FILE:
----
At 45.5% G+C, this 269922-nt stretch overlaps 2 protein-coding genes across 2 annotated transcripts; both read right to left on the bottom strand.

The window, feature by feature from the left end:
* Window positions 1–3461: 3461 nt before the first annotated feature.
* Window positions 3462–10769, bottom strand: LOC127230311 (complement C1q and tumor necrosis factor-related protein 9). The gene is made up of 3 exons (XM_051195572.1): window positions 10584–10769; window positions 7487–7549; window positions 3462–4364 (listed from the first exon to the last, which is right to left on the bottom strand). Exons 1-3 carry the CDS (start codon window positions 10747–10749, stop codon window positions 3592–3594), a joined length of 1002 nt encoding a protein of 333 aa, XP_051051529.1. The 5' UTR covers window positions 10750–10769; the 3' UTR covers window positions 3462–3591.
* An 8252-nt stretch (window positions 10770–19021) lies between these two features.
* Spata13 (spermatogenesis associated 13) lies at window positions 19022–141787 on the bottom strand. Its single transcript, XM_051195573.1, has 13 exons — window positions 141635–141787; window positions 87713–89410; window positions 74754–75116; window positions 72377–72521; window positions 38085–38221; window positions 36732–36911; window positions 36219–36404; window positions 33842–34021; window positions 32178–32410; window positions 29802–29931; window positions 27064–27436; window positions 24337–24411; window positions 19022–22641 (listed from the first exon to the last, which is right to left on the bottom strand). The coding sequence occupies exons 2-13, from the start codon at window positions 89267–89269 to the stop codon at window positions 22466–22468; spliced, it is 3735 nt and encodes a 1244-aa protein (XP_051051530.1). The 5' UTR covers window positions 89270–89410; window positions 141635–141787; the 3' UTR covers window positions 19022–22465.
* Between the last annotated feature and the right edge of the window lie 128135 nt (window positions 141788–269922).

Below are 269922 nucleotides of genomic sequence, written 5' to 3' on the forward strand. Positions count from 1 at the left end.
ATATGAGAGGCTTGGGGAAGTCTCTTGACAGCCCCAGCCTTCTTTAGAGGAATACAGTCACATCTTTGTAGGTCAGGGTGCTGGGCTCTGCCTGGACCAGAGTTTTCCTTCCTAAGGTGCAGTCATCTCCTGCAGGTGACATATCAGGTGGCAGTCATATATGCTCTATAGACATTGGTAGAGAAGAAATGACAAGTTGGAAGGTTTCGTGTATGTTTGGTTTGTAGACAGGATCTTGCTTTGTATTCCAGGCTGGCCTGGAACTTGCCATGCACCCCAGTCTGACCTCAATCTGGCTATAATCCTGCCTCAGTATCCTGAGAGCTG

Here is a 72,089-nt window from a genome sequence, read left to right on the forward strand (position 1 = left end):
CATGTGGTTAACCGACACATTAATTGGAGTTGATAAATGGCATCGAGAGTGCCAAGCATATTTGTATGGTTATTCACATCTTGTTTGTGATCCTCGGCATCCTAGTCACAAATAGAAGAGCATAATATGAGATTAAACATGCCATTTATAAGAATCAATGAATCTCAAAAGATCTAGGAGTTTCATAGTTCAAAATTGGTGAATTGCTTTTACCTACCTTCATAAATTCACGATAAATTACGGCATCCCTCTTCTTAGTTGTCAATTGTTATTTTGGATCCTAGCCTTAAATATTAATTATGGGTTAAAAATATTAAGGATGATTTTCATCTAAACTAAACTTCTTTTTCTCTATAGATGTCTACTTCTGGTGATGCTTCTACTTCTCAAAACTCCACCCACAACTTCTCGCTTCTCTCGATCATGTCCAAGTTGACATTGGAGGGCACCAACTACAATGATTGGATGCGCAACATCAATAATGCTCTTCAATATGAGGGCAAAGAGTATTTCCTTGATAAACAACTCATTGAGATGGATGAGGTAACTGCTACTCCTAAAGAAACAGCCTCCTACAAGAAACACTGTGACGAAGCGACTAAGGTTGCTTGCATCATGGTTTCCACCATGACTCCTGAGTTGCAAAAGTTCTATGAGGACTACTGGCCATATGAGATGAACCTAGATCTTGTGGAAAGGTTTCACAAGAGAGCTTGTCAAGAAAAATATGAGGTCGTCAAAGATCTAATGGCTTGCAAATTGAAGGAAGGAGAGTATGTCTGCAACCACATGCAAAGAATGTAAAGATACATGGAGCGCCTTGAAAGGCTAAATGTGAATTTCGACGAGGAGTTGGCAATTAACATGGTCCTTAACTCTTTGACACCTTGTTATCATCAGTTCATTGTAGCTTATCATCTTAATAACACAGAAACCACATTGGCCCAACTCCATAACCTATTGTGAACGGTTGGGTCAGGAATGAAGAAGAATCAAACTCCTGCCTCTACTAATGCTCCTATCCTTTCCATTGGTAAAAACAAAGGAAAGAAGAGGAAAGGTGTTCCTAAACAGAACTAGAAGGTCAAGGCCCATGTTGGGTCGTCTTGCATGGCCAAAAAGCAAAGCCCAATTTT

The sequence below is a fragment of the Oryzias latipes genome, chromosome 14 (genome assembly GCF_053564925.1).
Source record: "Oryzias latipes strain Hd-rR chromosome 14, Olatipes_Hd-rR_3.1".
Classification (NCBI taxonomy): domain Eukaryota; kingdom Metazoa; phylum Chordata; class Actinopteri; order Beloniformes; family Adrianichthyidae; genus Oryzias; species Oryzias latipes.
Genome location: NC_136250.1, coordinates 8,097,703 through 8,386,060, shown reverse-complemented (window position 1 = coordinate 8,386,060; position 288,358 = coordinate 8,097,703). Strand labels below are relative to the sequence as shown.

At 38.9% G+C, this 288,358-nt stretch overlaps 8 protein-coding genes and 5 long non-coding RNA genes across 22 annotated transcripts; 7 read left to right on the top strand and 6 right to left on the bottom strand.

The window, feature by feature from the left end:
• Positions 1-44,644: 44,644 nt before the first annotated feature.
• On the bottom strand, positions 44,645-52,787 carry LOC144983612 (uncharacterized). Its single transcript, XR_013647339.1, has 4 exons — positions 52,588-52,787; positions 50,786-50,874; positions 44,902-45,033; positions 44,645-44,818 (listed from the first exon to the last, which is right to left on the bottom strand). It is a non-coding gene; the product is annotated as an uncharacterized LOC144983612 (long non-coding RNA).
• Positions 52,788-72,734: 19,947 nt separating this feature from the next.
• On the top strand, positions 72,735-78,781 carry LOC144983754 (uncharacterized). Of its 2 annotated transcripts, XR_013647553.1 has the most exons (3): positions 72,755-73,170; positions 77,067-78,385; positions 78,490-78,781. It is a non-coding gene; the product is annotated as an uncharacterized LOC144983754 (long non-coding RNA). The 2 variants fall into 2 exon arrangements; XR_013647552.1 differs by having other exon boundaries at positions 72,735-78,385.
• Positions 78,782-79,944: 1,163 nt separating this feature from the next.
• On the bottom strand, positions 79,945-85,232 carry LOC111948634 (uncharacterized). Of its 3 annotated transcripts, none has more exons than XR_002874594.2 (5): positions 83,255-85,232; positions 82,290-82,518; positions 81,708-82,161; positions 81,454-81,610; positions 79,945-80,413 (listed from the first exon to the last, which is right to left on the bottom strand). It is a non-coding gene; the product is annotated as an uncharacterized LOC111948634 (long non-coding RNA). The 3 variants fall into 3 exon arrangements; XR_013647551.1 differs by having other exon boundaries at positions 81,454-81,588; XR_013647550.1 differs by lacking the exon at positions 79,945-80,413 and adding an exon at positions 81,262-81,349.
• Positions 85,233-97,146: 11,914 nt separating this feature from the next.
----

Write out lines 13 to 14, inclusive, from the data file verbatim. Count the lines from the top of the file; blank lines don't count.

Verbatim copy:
Source record: "Oryzias latipes strain Hd-rR chromosome 14, Olatipes_Hd-rR_3.1".
Classification (NCBI taxonomy): domain Eukaryota; kingdom Metazoa; phylum Chordata; class Actinopteri; order Beloniformes; family Adrianichthyidae; genus Oryzias; species Oryzias latipes.